Alongside Lowe, freshman Ebony Edwards will battle for action at shooting guard. Lowe started the final 13 games at the point last season, although her true position is shooting guard. She dished out nine assists twice and notched double figures in scoring six times. Lowe averaged 7.5 points, 5.0 assists and 3.0 rebounds per game. "I am eager for Rameeka to show people what she can do on the basketball court," Turner Thorne says. "She has worked hard to become a complete player and will be a key to our success this year." Edwards, a two-time Arizona Player of the Year (1997, 1996) is coming off an incredible prep career after guiding Chandler High School to back-to-back state championships and a 32-1 record last year. One of ASU's most highly-touted freshmen in recent years, the speedy, 5-foot-7 Edwards possesses an explosive offensive game. "Ebony's defensive prowess will allow us to keep the pressure on teams," says Turner Thorne. "It's also going to be hard for opponents to keep up with her on the offensive end."

The small forward assignment will be filled by Freeman, who averaged 7.8 points and 4.3 rebounds as a junior. She finished second on the team with 21 three-point field goals last season, and her 119 rebounds were second only to Tuter. A defensive stalwart, Freeman recorded a team second-best 51 thefts last year and needs just 45 steals to crack ASU's all-time top three. "Stephanie is the one true veteran player on our team, and we will look to her to lead us on both ends of the court," says Turner Thorne. Senior Spring Steed will provide depth behind Freeman. She saw action in 24 games last season and can fill in at shooting guard as well. Freshman Leaf Newman could also push for time at small forward and is expected to respond if called on to play any of the perimeter positions. Newman, out of Perris (Calif.) High School, is a proven scorer, averaging 31.0 points a contest in Sun Belt League games last season. "Leaf has trained very hard to make an impact her freshman year and I definitely think she will," Turner Thorne says. "She is an excellent scorer."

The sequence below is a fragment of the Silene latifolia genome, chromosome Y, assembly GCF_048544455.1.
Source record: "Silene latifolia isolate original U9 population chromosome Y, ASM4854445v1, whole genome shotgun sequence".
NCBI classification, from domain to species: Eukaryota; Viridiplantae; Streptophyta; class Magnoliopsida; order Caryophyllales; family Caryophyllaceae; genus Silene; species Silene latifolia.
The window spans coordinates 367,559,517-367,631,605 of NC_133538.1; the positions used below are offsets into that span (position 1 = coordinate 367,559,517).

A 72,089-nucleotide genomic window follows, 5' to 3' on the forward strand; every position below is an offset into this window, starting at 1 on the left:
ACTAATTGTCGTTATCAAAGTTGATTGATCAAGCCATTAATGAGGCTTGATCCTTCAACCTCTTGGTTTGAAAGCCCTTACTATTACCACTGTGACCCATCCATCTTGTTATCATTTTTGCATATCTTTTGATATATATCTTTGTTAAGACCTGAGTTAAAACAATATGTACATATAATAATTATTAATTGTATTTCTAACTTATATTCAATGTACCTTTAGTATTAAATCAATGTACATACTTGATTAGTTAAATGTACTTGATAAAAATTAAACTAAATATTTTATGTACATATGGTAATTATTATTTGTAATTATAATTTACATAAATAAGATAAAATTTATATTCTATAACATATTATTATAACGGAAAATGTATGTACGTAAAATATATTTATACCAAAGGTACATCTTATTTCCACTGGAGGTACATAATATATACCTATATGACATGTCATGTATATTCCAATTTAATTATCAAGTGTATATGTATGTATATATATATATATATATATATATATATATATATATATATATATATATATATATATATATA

IN THE POST